By Sharon Washington
To be a budding media professional is a humbling experience. I’d like to reflect on the evening of May 3, 2019. I found myself in a pensive state of worry. All I could think about was the fact that I was about to cross a commencement stage with no idea where the other end of my undergraduate career would lead me. I did not want the lead in another sad life story of spending thousands of dollars on an education that I wouldn’t use.
Here I am, a broadcast journalism graduate with no true passion for traditional newsroom reporting. I love the art of storytelling through television and film production, but at the time I had no footing in that direction.
For most, graduating college is a moment of excitement and celebration. Especially when those graduates and family-members can happily answer the dreadful “so… what’s next?” question. If you are that aunt, uncle, cousin or friend and you don’t know what is next for your loved one, DON’T ASK. Trust me, they’re doing their best to figure it out themselves.
All of this is to say that not having a job waiting for me right out of college left me dumbfounded. As a first-generation college student, I carried an extra weight of responsibility. It was time to use all that was invested in me and apply it to the real world. It was time to prove that all of this work and faith was worth it. It was time.
Days after graduation I was glued to the computer applying for job after job.
Looking for a job in a competitive field is a job in itself. Amidst my search, a relative with whom I rarely speak, randomly sent me a message about a journalism fellowship. I reluctantly looked into it as I tried to inch away from the path of “journalism” itself. The further I researched the opportunity the more enticing it became.
For eight weeks six students from HBCUs would have the chance to drive an all-new Chevy Blazer while working multiple newspaper internships. And that’s not all, each student would also receive a $15,000 scholarship. I applied to the fellowship and worked my hardest to ensure that I paid careful attention to detail. The wait was a bit daunting as the announcement of the selected Fellows was pushed back a week and a half. Nevertheless, I kept my faith and I trusted that my time at FAMU had prepared me for an opportunity such as this.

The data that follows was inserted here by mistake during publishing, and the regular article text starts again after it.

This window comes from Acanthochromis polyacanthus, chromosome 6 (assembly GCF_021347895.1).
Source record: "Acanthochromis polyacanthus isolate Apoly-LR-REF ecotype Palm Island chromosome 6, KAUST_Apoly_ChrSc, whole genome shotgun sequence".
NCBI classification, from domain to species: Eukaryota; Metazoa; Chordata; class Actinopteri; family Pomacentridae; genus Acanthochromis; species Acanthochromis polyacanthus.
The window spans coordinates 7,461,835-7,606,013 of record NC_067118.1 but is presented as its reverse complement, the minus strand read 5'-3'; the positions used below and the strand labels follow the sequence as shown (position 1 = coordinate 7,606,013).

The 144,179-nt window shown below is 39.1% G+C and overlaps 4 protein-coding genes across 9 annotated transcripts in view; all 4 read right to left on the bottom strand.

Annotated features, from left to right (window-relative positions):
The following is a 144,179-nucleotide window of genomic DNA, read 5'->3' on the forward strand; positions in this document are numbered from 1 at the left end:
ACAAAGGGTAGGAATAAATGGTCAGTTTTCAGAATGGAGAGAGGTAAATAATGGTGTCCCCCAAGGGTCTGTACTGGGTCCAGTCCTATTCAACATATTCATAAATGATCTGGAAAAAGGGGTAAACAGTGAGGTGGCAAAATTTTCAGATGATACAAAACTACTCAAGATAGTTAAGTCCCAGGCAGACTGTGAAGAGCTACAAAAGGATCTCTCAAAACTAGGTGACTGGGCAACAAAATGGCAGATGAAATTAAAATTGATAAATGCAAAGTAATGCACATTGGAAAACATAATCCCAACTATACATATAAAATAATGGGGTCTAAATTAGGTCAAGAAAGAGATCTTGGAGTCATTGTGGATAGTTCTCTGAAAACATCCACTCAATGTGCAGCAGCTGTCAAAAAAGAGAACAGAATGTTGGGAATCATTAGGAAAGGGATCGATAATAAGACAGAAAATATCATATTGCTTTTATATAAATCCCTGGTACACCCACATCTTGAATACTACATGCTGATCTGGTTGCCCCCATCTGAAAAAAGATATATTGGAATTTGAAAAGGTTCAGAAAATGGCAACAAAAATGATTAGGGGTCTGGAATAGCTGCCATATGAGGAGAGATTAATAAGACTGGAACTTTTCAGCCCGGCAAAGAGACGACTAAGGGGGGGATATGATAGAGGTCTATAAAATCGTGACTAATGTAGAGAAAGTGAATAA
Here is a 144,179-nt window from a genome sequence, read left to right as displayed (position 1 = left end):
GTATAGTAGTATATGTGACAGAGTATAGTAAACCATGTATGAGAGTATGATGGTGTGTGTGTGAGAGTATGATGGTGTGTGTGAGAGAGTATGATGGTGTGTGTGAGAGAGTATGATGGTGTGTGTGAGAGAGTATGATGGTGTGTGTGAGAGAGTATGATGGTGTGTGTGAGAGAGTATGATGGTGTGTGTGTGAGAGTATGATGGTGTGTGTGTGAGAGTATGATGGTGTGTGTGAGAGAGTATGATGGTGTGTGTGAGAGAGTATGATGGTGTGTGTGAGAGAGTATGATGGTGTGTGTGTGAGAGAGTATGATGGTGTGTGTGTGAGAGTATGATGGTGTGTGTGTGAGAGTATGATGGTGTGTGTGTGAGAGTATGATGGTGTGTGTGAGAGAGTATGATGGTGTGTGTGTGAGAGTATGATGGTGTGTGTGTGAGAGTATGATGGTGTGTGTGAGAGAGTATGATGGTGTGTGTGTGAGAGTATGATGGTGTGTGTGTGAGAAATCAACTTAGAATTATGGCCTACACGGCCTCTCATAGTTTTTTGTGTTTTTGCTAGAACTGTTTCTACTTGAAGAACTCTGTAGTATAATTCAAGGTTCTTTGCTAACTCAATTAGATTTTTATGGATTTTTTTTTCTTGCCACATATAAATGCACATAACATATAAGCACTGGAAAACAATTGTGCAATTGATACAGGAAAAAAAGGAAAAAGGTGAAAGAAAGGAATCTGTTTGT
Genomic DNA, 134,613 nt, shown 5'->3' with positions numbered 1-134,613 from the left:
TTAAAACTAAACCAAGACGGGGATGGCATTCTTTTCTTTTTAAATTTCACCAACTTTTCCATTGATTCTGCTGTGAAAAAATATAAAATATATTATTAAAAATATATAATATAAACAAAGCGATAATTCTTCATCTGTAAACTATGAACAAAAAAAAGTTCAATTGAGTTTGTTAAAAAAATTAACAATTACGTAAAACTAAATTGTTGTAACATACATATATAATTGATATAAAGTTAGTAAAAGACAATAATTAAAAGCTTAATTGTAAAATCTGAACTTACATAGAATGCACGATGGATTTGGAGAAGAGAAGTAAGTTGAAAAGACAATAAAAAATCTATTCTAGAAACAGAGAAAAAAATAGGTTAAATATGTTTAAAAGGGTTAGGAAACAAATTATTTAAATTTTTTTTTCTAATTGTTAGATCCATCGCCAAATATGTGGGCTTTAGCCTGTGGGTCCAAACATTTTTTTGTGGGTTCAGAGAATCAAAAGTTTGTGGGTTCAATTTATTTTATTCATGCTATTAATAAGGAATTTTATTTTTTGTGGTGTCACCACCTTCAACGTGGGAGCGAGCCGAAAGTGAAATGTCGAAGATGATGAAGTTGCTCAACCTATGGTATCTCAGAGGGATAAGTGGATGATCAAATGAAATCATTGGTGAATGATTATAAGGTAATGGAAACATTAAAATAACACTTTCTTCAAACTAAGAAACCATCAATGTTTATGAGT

When I found out that I was awarded the fellowship, I was so happy to know that the selection committee saw something in me as a storyteller and creator. They saw enough in me to invest in me. That gave me a burst of confidence because it was proof that I am a skilled and worthy storyteller.
Since the beginning of the journey I wanted the experience itself to be my “thank you” to the program coordinators. I treat each assignment, opportunity and encounter as a “thank you.” From delving into the depths of “The Green Book” and its comparison to our travel experience, to attending city press briefings I’ve learned that the way that we say “thank you” is through what we produce.
I’ve learned so much about Washington D.C. during the first leg of the internship, and I honestly wish I had more time to learn and study the historic city. D.C is the home of federal legislation and profound political pro-test. Now that I am here in Chicago on the second leg, I am excited about what I’ll learn. I’m excited to connect with the community and to say, “thank you.” Thank you for seeing my intelligence, worth and excellence. I’m excited to listen to the voice of the Black community. I hope that their stories inspire me, and readers, to lead thoughtful lives that are actively empathic. There is more to Chicago’s Black community than gun violence. I hope to help impact the magnification of their stories.
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